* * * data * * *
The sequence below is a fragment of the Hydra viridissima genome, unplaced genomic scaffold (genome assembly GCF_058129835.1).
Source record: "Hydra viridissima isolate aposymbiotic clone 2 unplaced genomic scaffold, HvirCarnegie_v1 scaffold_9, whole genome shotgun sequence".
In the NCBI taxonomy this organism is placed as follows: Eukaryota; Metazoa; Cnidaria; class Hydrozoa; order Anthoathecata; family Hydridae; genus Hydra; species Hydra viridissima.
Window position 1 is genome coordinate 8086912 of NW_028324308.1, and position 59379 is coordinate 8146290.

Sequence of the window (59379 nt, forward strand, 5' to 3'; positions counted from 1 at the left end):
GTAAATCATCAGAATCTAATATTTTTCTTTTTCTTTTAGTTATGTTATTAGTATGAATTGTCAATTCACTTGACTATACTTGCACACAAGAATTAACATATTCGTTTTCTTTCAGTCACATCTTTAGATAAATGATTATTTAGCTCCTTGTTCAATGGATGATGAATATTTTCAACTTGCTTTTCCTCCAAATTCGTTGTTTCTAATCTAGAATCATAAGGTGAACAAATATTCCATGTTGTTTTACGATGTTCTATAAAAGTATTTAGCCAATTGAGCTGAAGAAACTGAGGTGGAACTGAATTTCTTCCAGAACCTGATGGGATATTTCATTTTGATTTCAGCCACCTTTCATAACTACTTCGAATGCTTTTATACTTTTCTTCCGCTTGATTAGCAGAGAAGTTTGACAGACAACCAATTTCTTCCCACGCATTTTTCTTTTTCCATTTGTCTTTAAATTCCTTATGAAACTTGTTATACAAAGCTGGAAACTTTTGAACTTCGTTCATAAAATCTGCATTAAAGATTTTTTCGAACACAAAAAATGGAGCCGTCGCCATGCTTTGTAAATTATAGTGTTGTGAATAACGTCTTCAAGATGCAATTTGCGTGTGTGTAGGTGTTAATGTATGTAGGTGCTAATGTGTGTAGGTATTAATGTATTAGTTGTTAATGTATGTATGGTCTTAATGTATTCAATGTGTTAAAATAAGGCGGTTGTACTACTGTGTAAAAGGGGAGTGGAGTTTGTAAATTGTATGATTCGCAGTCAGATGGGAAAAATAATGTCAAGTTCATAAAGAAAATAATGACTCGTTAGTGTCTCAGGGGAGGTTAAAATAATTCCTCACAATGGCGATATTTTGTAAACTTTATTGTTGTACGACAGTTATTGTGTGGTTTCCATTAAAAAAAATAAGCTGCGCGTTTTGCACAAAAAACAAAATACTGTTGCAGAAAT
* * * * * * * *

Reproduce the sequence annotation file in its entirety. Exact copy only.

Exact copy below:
The sequence below is a fragment of the Hydra viridissima genome, unplaced genomic scaffold (genome assembly GCF_058129835.1).
Source record: "Hydra viridissima isolate aposymbiotic clone 2 unplaced genomic scaffold, HvirCarnegie_v1 scaffold_9, whole genome shotgun sequence".
In the NCBI taxonomy this organism is placed as follows: Eukaryota; Metazoa; Cnidaria; class Hydrozoa; order Anthoathecata; family Hydridae; genus Hydra; species Hydra viridissima.
Window position 1 is genome coordinate 8086912 of NW_028324308.1, and position 59379 is coordinate 8146290.

Sequence of the window (59379 nt, forward strand, 5' to 3'; positions counted from 1 at the left end):
GTAAATCATCAGAATCTAATATTTTTCTTTTTCTTTTAGTTATGTTATTAGTATGAATTGTCAATTCACTTGACTATACTTGCACACAAGAATTAACATATTCGTTTTCTTTCAGTCACATCTTTAGATAAATGATTATTTAGCTCCTTGTTCAATGGATGATGAATATTTTCAACTTGCTTTTCCTCCAAATTCGTTGTTTCTAATCTAGAATCATAAGGTGAACAAATATTCCATGTTGTTTTACGATGTTCTATAAAAGTATTTAGCCAATTGAGCTGAAGAAACTGAGGTGGAACTGAATTTCTTCCAGAACCTGATGGGATATTTCATTTTGATTTCAGCCACCTTTCATAACTACTTCGAATGCTTTTATACTTTTCTTCCGCTTGATTAGCAGAGAAGTTTGACAGACAACCAATTTCTTCCCACGCATTTTTCTTTTTCCATTTGTCTTTAAATTCCTTATGAAACTTGTTATACAAAGCTGGAAACTTTTGAACTTCGTTCATAAAATCTGCATTAAAGATTTTTTCGAACACAAAAAATGGAGCCGTCGCCATGCTTTGTAAATTATAGTGTTGTGAATAACGTCTTCAAGATGCAATTTGCGTGTGTGTAGGTGTTAATGTATGTAGGTGCTAATGTGTGTAGGTATTAATGTATTAGTTGTTAATGTATGTATGGTCTTAATGTATTCAATGTGTTAAAATAAGGCGGTTGTACTACTGTGTAAAAGGGGAGTGGAGTTTGTAAATTGTATGATTCGCAGTCAGATGGGAAAAATAATGTCAAGTTCATAAAGAAAATAATGACTCGTTAGTGTCTCAGGGGAGGTTAAAATAATTCCTCACAATGGCGATATTTTGTAAACTTTATTGTTGTACGACAGTTATTGTGTGGTTTCCATTAAAAAAAATAAGCTGCGCGTTTTGCACAAAAAACAAAATACTGTTGCAGAAAT